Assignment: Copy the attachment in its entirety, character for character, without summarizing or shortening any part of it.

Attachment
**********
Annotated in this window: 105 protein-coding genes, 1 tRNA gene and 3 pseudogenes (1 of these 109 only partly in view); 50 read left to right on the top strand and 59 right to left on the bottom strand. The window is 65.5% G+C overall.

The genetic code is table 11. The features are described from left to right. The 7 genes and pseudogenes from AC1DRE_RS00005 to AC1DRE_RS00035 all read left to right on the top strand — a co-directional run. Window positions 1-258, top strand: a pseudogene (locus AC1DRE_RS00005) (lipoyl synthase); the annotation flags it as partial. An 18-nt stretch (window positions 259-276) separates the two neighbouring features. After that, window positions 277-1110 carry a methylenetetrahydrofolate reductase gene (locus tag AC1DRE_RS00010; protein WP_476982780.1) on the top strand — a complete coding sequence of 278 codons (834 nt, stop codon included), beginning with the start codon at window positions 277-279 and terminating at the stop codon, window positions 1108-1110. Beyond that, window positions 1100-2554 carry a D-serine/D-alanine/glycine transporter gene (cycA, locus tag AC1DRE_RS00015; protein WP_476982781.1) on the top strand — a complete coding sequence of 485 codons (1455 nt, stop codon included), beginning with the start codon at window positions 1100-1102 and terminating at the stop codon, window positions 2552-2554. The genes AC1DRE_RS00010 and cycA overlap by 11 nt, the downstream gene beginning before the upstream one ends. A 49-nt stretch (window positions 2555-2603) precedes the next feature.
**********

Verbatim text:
Annotated in this window: 105 protein-coding genes, 1 tRNA gene and 3 pseudogenes (1 of these 109 only partly in view); 50 read left to right on the top strand and 59 right to left on the bottom strand. The window is 65.5% G+C overall.

The genetic code is table 11. The features are described from left to right. The 7 genes and pseudogenes from AC1DRE_RS00005 to AC1DRE_RS00035 all read left to right on the top strand — a co-directional run. Window positions 1-258, top strand: a pseudogene (locus AC1DRE_RS00005) (lipoyl synthase); the annotation flags it as partial. An 18-nt stretch (window positions 259-276) separates the two neighbouring features. After that, window positions 277-1110 carry a methylenetetrahydrofolate reductase gene (locus tag AC1DRE_RS00010; protein WP_476982780.1) on the top strand — a complete coding sequence of 278 codons (834 nt, stop codon included), beginning with the start codon at window positions 277-279 and terminating at the stop codon, window positions 1108-1110. Beyond that, window positions 1100-2554 carry a D-serine/D-alanine/glycine transporter gene (cycA, locus tag AC1DRE_RS00015; protein WP_476982781.1) on the top strand — a complete coding sequence of 485 codons (1455 nt, stop codon included), beginning with the start codon at window positions 1100-1102 and terminating at the stop codon, window positions 2552-2554. The genes AC1DRE_RS00010 and cycA overlap by 11 nt, the downstream gene beginning before the upstream one ends. A 49-nt stretch (window positions 2555-2603) precedes the next feature.